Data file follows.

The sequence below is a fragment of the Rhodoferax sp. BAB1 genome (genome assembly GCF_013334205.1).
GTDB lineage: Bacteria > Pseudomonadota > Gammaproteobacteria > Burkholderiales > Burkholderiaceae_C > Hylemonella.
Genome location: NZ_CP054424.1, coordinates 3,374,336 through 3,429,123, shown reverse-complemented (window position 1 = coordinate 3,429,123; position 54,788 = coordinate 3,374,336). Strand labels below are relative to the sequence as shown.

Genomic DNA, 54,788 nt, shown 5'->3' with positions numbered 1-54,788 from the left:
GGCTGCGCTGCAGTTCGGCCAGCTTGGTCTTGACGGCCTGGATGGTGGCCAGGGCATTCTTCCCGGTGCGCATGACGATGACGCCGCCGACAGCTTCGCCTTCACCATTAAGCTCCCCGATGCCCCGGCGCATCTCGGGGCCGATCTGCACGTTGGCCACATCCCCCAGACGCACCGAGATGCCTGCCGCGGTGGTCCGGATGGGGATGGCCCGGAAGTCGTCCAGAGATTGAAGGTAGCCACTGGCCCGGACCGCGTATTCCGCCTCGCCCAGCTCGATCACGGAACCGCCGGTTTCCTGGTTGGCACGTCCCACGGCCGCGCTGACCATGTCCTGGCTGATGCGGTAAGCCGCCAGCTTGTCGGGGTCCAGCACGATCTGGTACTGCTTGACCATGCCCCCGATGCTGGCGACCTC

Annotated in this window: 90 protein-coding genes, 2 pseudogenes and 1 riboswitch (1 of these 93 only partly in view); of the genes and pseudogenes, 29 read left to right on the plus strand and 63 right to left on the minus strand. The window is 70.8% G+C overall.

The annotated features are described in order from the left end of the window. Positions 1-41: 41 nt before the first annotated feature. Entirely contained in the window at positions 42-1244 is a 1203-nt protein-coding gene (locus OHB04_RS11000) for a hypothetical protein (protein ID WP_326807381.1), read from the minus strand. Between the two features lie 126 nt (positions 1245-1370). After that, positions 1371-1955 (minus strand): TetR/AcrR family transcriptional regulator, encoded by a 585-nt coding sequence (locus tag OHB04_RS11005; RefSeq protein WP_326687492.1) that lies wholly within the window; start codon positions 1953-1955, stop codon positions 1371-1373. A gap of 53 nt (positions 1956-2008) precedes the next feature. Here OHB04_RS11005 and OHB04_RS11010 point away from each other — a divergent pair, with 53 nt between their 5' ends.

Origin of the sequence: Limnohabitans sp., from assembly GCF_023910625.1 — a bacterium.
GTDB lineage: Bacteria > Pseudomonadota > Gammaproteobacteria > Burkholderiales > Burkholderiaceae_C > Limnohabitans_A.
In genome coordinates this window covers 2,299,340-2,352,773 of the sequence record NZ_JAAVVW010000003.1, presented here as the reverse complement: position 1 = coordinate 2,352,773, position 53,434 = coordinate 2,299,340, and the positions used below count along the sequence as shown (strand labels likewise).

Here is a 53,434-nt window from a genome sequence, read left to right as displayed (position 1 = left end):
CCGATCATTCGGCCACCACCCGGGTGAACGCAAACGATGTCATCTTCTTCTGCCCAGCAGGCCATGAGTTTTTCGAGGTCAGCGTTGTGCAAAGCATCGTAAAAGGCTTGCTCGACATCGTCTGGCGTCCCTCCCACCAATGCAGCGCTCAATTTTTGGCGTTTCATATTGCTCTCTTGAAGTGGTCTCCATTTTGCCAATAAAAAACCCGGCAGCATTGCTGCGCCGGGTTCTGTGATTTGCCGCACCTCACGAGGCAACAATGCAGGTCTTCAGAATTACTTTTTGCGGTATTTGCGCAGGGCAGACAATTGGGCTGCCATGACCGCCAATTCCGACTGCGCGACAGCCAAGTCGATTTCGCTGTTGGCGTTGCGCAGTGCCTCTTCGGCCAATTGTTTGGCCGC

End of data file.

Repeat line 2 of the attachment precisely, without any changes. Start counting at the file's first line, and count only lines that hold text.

GTDB lineage: Bacteria > Pseudomonadota > Gammaproteobacteria > Burkholderiales > Burkholderiaceae_C > Hylemonella.